So commonly, we say that our children are our future. Although this saying has some truth to it, it also bespeaks a common problem that we often have with respect to our children: not infrequently, we ignore the fact that they are alive now, that they are fully present in the here and now. As the years go by, we lament the passing of time, wondering, almost in astonishment, where our children’s youth has gone.  Our confusion makes sense: since we failed to look deeply into the presence of our children when they were children, we didn’t see them very clearly; small wonder, then, that, years later, we have only vague recollections of them as children. Too late we realize that, rather than asking them what they wanted to be when they grew up, we should have asked them how they were doing and what they were being right now.

        In another sense, though, our children are our future, insofar as the future is comprised of the present. Thus, as Thich Nhat Hanh teaches, if we are concerned about the future, then we must take good care of the present moment. So, if we are concerned about our children’s future, then we should be fully attentive to taking good care of our children when they are children. We can do this if we concentrate not so much on our ideas, but rather on our practice—in particular, on our practice of being fully present with and for our children and ourselves. Interacting with our children, we must try to remain aware of the important difference between our meeting their and our needs in a mutually supportive, growing relationship, and our knowingly or unknowingly using our children to help us meet our own unfulfilled needs, deal with our own emptiness, cure our own narcissistic wounds, relieve our own inner, existential angst, and so on.[4]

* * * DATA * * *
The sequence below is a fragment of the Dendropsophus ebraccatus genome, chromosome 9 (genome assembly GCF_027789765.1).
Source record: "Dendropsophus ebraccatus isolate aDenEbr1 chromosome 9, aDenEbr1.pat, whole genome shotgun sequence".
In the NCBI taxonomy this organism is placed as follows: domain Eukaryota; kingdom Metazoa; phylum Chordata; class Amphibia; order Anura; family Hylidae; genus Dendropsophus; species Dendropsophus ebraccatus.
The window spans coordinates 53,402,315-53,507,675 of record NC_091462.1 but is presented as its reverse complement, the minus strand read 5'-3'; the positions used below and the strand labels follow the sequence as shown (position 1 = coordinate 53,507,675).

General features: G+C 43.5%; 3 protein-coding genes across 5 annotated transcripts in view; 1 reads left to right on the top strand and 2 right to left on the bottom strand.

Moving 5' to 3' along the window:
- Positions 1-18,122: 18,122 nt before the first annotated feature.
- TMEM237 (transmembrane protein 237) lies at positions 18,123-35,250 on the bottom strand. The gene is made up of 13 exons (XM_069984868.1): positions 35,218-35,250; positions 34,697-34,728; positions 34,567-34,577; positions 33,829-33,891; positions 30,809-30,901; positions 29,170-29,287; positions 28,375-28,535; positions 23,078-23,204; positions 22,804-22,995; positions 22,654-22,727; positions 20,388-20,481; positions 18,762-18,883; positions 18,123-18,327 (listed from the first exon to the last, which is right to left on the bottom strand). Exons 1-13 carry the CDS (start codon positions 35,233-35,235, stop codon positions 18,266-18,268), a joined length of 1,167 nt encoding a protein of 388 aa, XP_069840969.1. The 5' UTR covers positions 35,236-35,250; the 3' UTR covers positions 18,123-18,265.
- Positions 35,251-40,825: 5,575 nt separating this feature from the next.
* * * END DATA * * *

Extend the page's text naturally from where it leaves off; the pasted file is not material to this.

To be sure, life is neither simple nor easy, and none of us is going to be a perfect parent. That’s not the point—at least, that’s not the point of this talk. Rather, I have simply been trying to show us that we can experience great joy with our children and help them to live fully meaningful lives if we give them the gift of our full presence and recognize their full presence when we are with them. (Of course, we cannot be with our children all of the time; in fact, it would be rather unhealthy for us and them were we to do so. We all need to spend time alone and to spend time with persons other than members of our family.) We need to understand that we are not necessarily any more fully with our children than school parents are with their children merely because we homeschool our children and they send their children to school. As Thich Nhat Hanh has taught us, if our minds are somewhere else when we’re with our children, then we’re not really there with them, even if we and they are physically together. In short, even if we buy our children the best curriculum, join the best homeschooling organization, search for and download for them the best student-friendly internet software, and read the paper while they play computer games only ten feet away from us, we are shortchanging both our children and ourselves if we never or only rarely give them the gift of our true presence, of our true, fully engaged being. Indeed, if we are rarely or never there for our children when they present themselves to us, then what meaningful gifts have we ever really given them?